Residents may self-administer medications, receive assistance with self- administration, or have medications administered. Unlicensed staff who successfully complete an assistance with medications course and have been delegated to provide assistance with medications by a licensed nurse, are permitted to assist residents with self-administration of medication. A licensed professional nurse is required to administer medications and to check residents’ medication regimens on at least a quarterly basis.
Facilities must use medi-sets or blister packs filled by a pharmacy or licensed nurse. Psychotropic or behavior-modifying medications must not be the first resort to address behavioral issues; the facility must attempt non-drug interventions to assist and redirect the resident’s behavior and must monitor the need for and potential side effects of psychotropic medication.
Food Service and Dietary Provisions
Each resident on a therapeutic diet must have an order from a physician or authorized provider. Prior to serving a therapeutic diet, the facility must have a therapeutic diet menu planned or approved, signed, and dated by a registered dietitian. Food selections must include those served in the community and in season, and must take into account residents’ food habits and preferences, and their physical abilities.
Snacks must be offered between meals and at bedtime.
Type of Staff. Each facility must have one administrator to supervise all staff, including contract personnel, unless a variance has been issued allowing the administrator to cover more than one facility. The administrator must be on site for the time required to provide for safe and adequate care to residents. A licensed nurse must be available to administer medications and review medication services, and to delegate qualified staff to assist residents with self-administration. Trained staff must be available to provide resident services and at least one direct care staff with certification in first-aid and cardiopulmonary resuscitation must be in the facility at all times.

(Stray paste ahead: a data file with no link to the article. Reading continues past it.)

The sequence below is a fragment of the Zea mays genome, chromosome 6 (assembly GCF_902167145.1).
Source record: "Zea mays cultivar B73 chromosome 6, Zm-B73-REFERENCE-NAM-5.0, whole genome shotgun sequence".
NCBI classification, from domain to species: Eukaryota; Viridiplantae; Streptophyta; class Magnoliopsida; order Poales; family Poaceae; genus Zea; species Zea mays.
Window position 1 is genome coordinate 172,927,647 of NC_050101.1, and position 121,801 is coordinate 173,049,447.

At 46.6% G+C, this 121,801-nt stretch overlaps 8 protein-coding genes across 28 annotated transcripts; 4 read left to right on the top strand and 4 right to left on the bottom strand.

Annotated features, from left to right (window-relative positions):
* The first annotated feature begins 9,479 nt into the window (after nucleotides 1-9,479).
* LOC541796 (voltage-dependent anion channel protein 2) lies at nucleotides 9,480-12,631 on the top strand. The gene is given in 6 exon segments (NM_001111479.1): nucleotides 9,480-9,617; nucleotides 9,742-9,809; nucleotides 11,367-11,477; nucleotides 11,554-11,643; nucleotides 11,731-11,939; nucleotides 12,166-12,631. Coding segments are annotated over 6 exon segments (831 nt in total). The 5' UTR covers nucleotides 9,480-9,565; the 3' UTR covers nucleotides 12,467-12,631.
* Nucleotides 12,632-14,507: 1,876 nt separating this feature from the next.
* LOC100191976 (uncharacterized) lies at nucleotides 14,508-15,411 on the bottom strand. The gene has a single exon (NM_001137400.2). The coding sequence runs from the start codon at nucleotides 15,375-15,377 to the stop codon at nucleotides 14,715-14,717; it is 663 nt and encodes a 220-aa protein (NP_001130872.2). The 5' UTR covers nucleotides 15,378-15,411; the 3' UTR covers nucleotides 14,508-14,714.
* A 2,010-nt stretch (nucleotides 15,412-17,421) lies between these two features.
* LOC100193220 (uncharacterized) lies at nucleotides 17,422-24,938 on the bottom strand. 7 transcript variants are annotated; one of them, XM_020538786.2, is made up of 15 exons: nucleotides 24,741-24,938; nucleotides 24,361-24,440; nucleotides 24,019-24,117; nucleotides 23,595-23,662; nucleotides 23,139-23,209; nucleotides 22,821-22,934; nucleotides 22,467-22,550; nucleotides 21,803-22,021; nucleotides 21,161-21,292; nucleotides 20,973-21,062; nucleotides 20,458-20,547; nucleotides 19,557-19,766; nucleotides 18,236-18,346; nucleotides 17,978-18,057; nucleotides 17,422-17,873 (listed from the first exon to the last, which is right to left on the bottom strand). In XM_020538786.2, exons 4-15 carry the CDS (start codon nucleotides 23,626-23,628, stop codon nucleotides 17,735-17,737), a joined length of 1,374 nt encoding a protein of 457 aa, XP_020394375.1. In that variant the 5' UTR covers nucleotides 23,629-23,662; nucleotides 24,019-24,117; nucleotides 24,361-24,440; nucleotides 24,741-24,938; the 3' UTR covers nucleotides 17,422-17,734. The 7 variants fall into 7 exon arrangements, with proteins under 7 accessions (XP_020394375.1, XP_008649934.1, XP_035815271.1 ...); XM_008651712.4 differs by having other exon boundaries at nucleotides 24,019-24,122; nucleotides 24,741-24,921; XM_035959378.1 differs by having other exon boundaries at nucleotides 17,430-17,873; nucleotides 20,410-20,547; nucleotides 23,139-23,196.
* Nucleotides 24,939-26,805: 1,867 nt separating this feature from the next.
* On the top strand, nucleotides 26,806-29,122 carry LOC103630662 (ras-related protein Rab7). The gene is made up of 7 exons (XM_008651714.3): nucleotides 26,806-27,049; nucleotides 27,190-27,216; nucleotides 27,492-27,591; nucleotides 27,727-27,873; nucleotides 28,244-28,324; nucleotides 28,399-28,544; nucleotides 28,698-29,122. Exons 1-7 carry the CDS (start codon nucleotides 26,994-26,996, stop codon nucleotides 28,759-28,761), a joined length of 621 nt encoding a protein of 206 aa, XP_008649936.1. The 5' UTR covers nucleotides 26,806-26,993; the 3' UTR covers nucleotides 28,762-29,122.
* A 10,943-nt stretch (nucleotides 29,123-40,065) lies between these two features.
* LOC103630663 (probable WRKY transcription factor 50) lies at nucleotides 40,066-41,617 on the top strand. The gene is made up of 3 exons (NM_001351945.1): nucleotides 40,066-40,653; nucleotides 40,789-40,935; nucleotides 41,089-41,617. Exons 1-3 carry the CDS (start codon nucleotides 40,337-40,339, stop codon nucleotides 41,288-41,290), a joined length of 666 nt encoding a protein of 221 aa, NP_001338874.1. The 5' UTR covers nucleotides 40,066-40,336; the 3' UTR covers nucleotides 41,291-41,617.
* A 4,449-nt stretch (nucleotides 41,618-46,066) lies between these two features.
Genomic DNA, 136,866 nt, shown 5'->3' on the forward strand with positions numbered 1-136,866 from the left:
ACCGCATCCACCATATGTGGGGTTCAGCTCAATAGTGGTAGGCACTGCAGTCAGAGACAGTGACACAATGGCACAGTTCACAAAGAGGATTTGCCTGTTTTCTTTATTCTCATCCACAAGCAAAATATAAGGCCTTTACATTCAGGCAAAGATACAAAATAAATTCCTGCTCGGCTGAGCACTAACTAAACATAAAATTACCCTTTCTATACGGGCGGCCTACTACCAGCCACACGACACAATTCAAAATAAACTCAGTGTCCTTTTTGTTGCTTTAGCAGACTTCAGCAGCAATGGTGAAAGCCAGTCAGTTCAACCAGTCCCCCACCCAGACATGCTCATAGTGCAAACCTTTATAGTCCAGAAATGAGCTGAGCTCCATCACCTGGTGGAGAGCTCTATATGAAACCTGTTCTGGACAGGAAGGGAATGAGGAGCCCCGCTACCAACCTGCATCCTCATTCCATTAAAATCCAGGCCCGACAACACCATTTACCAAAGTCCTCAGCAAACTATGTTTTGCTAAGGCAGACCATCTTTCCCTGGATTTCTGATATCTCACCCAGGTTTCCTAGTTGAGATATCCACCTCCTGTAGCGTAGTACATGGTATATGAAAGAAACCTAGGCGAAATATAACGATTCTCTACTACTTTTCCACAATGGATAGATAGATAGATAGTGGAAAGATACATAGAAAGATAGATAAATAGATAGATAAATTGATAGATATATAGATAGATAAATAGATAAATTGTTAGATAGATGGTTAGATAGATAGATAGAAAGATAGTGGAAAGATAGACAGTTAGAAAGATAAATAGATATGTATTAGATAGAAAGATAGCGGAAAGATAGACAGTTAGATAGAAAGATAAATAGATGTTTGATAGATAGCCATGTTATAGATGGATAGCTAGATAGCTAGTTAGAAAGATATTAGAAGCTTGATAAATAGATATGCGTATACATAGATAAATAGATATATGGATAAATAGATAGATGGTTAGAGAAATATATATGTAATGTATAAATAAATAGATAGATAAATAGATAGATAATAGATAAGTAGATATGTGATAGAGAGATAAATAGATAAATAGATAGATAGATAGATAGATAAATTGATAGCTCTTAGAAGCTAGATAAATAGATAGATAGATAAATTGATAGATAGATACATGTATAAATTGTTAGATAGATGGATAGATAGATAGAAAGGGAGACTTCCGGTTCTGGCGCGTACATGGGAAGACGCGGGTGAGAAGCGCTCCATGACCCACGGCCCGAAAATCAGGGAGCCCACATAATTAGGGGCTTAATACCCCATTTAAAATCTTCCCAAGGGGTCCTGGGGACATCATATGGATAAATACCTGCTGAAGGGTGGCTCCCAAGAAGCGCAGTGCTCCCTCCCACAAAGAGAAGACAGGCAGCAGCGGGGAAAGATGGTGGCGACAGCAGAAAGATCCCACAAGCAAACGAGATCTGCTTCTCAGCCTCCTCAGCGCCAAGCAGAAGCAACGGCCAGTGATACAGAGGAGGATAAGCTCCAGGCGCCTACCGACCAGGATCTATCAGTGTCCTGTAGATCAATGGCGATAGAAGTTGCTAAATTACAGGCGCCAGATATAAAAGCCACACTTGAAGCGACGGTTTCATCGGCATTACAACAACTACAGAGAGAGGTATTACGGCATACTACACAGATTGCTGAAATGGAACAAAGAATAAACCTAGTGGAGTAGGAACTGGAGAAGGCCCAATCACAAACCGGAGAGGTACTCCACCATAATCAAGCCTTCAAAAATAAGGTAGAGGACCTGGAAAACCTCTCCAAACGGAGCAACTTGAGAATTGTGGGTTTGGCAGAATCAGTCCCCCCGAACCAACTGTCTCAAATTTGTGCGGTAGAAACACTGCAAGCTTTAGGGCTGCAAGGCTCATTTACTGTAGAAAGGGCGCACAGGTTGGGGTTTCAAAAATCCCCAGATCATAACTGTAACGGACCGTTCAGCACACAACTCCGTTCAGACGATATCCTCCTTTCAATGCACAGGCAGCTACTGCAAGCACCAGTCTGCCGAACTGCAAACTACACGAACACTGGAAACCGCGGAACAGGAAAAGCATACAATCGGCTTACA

Staff Ratios. Facilities licensed for 15 or fewer beds must have at least one or more qualified and trained staff immediately available during resident sleeping hours. If any resident has been assessed as having night needs or is incapable of calling for assistance, staff must be awake. For facilities licensed for 16 or more beds, qualified and trained staff must be awake and immediately available during resident sleeping hours. For facilities with residents housed in detached buildings or units, at least one qualified and trained staff person must be present and available in each building.
Staff must have a minimum of 16 hours job-related orientation training before they are allowed to provide unsupervised personal assistance to residents, and each employee must receive 8 hours of job-related continuing training per year.
Licensed administrators must receive 12 hours of continuing education each year as approved by the Bureau of Occupational Licenses.
A facility admitting and retaining residents with a diagnosis of developmental disability, mental illness, or traumatic brain injury must train staff to meet these residents’ specialized needs. Examples of training topics in the regulations include: overview of illness or disability; (2) symptoms and behaviors; (3) resident’s adjustment to the new living environment; (4) behavior management; (5) communication; (6) integration with rehabilitation services; (7) ADLs; (8) promotion of independence; (9) use of adaptive equipment; and (10) stress reduction for facility personnel and residents.